Authored by Erika Wilson
The Effect of Gamma Rays On Man-In-The-Moon Marigolds was written by Paul Zindel. His novel received a Pulitzer Prize in 1964 and eventually became a popular Broadway performance. Some of the advertisements and review clippings from various Broadway performances of the play are archived in the William Harris Papers at Manhattan Marymount College. An impressive collection of 96 scripts, 4,450 folders of clippings and a collection of photographs gathered by Mr. Harris during the decades of the 1960s to the 1990s (Manhattan, 2016).
The object here is a clipping from an unknown source. It is an advertisement for the play at the Biltmore Theatre in New York City. The collection from the William Harris Papers had many clippings of reviews from performances of The Effect of Gamma Rays On Man-In-The-Moon Marigolds. The reviews in the collection and other reviews I found on the substance of the play and Zindel’s writing lend to an absence of Vincentian values. The play focuses on a dysfunctional family operated by a narcissistic and abusive mother, Beatrice. Beatrice has two daughters, Tillie and Ruth. The virulent environment manifested by Beatrice is lacking in the motivational values of truth, love, and respect. Beatrice haunted by her own feelings of self-destruction is incapable of providing a healthy home life for the girls. In the play Tillie is working on a science project about the effects of radiation on seed growth. This project serves as a metaphor for the toxic surroundings in which the girls live and its hindrance on their successful development (Royce, 2000).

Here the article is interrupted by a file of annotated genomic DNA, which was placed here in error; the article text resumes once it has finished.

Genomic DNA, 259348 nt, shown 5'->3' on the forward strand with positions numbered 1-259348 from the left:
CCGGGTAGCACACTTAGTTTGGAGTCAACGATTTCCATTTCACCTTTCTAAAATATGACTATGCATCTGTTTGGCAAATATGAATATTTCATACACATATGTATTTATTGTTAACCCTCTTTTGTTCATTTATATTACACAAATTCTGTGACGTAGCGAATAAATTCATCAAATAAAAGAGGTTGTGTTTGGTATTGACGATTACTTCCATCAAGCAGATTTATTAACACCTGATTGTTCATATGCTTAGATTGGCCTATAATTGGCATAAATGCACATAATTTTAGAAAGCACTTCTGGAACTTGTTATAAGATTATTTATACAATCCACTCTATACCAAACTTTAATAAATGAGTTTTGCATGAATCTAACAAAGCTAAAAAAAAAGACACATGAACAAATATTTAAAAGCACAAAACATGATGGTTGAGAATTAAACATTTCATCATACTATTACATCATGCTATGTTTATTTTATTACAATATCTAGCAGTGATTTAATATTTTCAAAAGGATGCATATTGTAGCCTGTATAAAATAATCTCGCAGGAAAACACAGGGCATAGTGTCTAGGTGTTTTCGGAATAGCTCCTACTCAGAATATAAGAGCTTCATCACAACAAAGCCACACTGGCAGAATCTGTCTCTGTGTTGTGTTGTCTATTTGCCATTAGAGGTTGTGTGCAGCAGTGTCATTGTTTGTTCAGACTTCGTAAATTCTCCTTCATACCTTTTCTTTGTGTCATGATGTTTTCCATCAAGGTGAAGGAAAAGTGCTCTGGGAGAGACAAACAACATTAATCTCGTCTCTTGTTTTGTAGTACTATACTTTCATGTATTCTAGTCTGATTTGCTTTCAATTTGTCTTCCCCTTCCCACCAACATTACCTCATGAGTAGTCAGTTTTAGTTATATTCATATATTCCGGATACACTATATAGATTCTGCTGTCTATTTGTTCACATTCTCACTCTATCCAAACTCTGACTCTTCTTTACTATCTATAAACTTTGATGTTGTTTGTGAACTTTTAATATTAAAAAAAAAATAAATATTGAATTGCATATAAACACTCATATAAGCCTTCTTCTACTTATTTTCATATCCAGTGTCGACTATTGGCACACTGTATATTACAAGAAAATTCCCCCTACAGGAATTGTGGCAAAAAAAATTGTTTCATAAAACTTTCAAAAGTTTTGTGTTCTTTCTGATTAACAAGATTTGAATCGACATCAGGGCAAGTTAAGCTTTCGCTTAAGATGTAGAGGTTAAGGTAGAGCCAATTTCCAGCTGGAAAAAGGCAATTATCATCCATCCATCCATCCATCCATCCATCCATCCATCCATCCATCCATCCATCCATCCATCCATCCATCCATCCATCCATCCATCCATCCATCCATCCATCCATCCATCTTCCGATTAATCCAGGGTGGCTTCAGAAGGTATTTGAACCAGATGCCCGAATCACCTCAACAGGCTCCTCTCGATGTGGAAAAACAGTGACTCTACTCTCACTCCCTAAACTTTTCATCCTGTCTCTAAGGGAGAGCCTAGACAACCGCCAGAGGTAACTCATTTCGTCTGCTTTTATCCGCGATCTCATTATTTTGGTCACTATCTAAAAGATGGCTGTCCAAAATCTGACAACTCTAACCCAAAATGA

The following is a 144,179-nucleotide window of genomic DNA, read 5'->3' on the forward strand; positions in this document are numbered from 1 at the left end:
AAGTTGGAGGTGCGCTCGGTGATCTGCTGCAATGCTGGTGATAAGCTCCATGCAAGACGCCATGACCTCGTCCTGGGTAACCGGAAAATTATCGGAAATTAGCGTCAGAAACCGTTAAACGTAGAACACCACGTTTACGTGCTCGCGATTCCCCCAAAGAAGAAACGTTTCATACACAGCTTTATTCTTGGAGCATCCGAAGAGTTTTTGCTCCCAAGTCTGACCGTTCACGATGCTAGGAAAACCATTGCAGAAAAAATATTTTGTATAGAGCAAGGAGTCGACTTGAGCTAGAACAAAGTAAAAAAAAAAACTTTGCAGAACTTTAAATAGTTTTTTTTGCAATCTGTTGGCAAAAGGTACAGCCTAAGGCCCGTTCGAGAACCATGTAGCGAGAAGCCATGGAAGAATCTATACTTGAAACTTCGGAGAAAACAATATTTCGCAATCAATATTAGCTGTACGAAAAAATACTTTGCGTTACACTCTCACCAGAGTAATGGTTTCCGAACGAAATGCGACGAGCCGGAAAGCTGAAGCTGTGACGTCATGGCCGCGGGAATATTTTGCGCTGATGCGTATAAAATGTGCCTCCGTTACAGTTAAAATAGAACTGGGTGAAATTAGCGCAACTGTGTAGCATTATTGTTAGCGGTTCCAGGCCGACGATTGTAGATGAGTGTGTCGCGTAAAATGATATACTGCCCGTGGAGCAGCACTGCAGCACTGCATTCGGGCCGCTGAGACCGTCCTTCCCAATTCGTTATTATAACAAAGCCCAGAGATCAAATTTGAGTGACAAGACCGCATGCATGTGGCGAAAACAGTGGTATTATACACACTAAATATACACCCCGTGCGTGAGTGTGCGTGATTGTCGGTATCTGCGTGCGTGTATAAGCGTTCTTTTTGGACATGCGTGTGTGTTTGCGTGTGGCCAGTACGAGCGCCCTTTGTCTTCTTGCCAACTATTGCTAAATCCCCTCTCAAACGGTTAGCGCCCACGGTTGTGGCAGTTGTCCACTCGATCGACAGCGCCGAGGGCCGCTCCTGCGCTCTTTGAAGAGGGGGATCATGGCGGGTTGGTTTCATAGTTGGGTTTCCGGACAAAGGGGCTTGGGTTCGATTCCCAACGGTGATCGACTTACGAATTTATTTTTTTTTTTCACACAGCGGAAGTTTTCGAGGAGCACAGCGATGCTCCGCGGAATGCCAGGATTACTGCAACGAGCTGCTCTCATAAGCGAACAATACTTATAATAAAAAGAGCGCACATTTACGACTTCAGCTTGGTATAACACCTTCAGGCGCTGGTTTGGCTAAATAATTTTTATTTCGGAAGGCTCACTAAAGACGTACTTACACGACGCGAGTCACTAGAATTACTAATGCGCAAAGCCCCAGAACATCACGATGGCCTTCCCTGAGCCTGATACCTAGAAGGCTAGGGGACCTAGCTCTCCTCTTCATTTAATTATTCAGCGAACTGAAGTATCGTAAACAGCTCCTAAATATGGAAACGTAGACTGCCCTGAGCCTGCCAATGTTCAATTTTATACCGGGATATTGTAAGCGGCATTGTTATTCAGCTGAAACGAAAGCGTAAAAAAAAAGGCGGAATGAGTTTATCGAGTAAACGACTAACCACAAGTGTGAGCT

The author and playwright Paul Zindel was praised for his ability to reach teens. Fluent in “teenspeak” he is able to connect with this age group. A lot of his works focus on resonating with teens, an often misunderstood and misrepresented group. If we look at the work of Paul Zindel through the Vincentian Lens of Transparency we see that he gave teens a voice. He even encouraged them to reach out to him by adding an addendum in his novels inviting them to respond (Megyeri, 2003). The Effect of Gamma Rays on Man-In-The-Moon Marigolds is only one contribution by Paul Zindel that inspired the operational values of opportunity and service to his readers. Sadly, Paul Zindel passed away from cancer at age 66 (Megyeri, 2003).
Angel, M. Christine. Information representation through the Vincentian lens of transparency: Providing the under and misrepresented voice within our cultural and heritage records. Division of Library and Information Science, St. John’s University.
Marymount Manhattan College. The william harris papers. cited 3/10/2016 Available from http://www.mmm.edu/offices/library/archives.php.
Megyeri, Kathy A. 2003. In memoriam: Paul zindel. English Journal 93 (2) Nov 2003: 12-3.
Mpls.-St, Lisa Brock , Star Tribune. 2013. ‘ Gamma rays’ a searing portrait of dysfunction. Star Tribune, Minneapolis, MN, June 10, 2013, sec variety
Royce, Graydon, and Staff Writer. 2000. Mad – mother role glows in ‘ gamma rays’. Star Tribune (Minneapolis, MN), June 6, 2000.
Shirley, Don. 2003. [ Paul zindel, who turned tales of troubled teenagers into a pulitzer… ]. Pittsburgh Post – Gazette, Mar 30, 2003.